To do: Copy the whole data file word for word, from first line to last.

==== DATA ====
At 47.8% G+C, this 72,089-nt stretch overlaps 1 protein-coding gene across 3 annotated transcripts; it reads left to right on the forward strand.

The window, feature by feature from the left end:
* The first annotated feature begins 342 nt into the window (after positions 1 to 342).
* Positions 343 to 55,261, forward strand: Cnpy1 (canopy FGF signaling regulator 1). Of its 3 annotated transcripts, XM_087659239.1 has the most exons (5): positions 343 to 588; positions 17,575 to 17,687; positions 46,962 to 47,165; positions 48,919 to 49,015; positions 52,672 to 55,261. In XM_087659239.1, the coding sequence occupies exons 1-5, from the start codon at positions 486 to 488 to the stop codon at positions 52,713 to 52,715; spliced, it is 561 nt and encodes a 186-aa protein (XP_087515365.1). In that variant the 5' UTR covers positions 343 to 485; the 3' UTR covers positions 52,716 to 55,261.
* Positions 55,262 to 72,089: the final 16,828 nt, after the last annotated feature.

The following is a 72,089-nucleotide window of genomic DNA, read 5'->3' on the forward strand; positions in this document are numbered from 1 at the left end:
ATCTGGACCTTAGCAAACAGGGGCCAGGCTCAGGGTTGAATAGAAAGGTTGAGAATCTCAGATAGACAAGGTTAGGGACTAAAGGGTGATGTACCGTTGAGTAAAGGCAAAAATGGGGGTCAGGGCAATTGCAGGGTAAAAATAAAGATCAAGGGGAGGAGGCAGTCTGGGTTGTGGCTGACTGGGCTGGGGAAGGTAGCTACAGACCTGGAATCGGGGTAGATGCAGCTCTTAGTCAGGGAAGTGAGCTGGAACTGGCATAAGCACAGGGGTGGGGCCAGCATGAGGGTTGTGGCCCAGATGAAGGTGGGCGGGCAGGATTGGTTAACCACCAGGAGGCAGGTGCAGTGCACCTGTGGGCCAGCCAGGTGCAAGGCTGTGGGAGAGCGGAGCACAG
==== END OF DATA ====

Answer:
At 47.8% G+C, this 72,089-nt stretch overlaps 1 protein-coding gene across 3 annotated transcripts; it reads left to right on the forward strand.

The window, feature by feature from the left end:
* The first annotated feature begins 342 nt into the window (after positions 1 to 342).
* Positions 343 to 55,261, forward strand: Cnpy1 (canopy FGF signaling regulator 1). Of its 3 annotated transcripts, XM_087659239.1 has the most exons (5): positions 343 to 588; positions 17,575 to 17,687; positions 46,962 to 47,165; positions 48,919 to 49,015; positions 52,672 to 55,261. In XM_087659239.1, the coding sequence occupies exons 1-5, from the start codon at positions 486 to 488 to the stop codon at positions 52,713 to 52,715; spliced, it is 561 nt and encodes a 186-aa protein (XP_087515365.1). In that variant the 5' UTR covers positions 343 to 485; the 3' UTR covers positions 52,716 to 55,261.
* Positions 55,262 to 72,089: the final 16,828 nt, after the last annotated feature.

The following is a 72,089-nucleotide window of genomic DNA, read 5'->3' on the forward strand; positions in this document are numbered from 1 at the left end:
ATCTGGACCTTAGCAAACAGGGGCCAGGCTCAGGGTTGAATAGAAAGGTTGAGAATCTCAGATAGACAAGGTTAGGGACTAAAGGGTGATGTACCGTTGAGTAAAGGCAAAAATGGGGGTCAGGGCAATTGCAGGGTAAAAATAAAGATCAAGGGGAGGAGGCAGTCTGGGTTGTGGCTGACTGGGCTGGGGAAGGTAGCTACAGACCTGGAATCGGGGTAGATGCAGCTCTTAGTCAGGGAAGTGAGCTGGAACTGGCATAAGCACAGGGGTGGGGCCAGCATGAGGGTTGTGGCCCAGATGAAGGTGGGCGGGCAGGATTGGTTAACCACCAGGAGGCAGGTGCAGTGCACCTGTGGGCCAGCCAGGTGCAAGGCTGTGGGAGAGCGGAGCACAG